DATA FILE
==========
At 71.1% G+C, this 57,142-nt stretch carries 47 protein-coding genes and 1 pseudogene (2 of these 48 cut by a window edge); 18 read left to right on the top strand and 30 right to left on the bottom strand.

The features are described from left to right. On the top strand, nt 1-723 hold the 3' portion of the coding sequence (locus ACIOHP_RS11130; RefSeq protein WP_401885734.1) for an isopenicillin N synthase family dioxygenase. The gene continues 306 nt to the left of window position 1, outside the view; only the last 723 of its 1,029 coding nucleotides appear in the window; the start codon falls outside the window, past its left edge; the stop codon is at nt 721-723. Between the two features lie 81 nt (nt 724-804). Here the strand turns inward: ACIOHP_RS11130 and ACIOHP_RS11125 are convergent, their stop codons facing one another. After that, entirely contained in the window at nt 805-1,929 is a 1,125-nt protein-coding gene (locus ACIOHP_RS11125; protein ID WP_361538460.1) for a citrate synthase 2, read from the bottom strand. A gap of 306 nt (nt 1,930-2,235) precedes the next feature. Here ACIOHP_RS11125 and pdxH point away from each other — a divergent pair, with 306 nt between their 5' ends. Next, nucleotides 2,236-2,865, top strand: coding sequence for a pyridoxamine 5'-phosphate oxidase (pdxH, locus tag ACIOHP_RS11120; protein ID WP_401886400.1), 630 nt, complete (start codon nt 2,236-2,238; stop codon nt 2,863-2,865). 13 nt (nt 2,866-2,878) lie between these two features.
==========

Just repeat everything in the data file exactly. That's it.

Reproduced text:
At 71.1% G+C, this 57,142-nt stretch carries 47 protein-coding genes and 1 pseudogene (2 of these 48 cut by a window edge); 18 read left to right on the top strand and 30 right to left on the bottom strand.

The features are described from left to right. On the top strand, nt 1-723 hold the 3' portion of the coding sequence (locus ACIOHP_RS11130; RefSeq protein WP_401885734.1) for an isopenicillin N synthase family dioxygenase. The gene continues 306 nt to the left of window position 1, outside the view; only the last 723 of its 1,029 coding nucleotides appear in the window; the start codon falls outside the window, past its left edge; the stop codon is at nt 721-723. Between the two features lie 81 nt (nt 724-804). Here the strand turns inward: ACIOHP_RS11130 and ACIOHP_RS11125 are convergent, their stop codons facing one another. After that, entirely contained in the window at nt 805-1,929 is a 1,125-nt protein-coding gene (locus ACIOHP_RS11125; protein ID WP_361538460.1) for a citrate synthase 2, read from the bottom strand. A gap of 306 nt (nt 1,930-2,235) precedes the next feature. Here ACIOHP_RS11125 and pdxH point away from each other — a divergent pair, with 306 nt between their 5' ends. Next, nucleotides 2,236-2,865, top strand: coding sequence for a pyridoxamine 5'-phosphate oxidase (pdxH, locus tag ACIOHP_RS11120; protein ID WP_401886400.1), 630 nt, complete (start codon nt 2,236-2,238; stop codon nt 2,863-2,865). 13 nt (nt 2,866-2,878) lie between these two features.